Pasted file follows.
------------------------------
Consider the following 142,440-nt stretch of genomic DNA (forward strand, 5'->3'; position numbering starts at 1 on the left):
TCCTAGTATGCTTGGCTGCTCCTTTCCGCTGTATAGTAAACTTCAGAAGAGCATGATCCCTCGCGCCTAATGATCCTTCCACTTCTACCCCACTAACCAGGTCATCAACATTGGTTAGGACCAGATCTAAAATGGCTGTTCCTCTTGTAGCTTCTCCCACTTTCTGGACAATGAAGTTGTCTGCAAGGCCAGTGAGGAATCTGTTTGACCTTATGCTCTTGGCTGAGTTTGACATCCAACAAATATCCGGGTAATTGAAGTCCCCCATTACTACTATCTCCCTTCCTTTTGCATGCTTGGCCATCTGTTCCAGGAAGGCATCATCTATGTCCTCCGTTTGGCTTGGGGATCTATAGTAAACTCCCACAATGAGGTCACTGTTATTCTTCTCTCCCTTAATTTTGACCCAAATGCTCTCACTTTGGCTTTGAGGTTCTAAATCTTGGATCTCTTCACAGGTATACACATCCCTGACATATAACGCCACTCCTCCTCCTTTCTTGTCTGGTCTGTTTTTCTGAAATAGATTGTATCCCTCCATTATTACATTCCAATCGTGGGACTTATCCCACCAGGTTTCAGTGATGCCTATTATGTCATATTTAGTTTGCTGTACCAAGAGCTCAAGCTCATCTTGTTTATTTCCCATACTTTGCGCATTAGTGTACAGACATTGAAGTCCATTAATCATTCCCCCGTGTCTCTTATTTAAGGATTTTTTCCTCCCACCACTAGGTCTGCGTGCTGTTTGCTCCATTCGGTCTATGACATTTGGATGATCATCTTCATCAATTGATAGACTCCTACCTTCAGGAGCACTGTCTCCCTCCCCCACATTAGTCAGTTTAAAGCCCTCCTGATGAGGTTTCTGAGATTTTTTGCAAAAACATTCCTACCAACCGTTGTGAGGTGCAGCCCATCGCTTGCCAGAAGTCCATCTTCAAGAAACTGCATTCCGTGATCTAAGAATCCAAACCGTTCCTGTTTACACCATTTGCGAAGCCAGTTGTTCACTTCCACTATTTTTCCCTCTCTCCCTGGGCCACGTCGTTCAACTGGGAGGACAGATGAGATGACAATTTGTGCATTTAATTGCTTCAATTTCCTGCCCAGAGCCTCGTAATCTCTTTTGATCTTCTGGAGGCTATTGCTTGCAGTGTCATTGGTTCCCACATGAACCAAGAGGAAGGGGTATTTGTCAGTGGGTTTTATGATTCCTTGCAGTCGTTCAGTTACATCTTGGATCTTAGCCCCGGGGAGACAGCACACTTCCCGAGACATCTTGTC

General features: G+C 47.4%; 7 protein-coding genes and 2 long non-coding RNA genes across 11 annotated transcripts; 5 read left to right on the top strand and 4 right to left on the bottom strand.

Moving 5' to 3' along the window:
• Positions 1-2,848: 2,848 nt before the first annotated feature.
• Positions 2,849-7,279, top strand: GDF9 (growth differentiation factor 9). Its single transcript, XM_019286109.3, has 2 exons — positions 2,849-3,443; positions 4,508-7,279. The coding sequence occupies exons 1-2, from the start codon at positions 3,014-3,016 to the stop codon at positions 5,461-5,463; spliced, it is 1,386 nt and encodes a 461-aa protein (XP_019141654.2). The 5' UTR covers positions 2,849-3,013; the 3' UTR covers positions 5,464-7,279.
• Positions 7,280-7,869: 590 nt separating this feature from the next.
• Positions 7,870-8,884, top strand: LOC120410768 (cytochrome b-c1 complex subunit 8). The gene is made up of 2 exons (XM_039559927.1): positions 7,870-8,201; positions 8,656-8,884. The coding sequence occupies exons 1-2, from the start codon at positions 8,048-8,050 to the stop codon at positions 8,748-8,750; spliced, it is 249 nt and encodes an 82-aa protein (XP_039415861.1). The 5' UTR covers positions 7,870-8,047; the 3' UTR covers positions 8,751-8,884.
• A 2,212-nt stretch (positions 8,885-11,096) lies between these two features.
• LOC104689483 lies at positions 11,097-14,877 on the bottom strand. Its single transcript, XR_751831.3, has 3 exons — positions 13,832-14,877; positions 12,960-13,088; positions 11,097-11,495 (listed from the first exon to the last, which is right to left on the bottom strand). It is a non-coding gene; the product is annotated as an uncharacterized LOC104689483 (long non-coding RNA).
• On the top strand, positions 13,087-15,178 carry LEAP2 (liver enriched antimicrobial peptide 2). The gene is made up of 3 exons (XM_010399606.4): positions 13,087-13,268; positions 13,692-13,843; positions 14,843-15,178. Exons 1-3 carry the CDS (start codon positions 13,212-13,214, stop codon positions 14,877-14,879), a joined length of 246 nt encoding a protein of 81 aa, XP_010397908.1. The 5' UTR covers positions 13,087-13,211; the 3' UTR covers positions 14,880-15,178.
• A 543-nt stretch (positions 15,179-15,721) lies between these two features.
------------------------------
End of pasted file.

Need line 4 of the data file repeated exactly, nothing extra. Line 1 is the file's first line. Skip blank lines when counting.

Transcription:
Moving 5' to 3' along the window: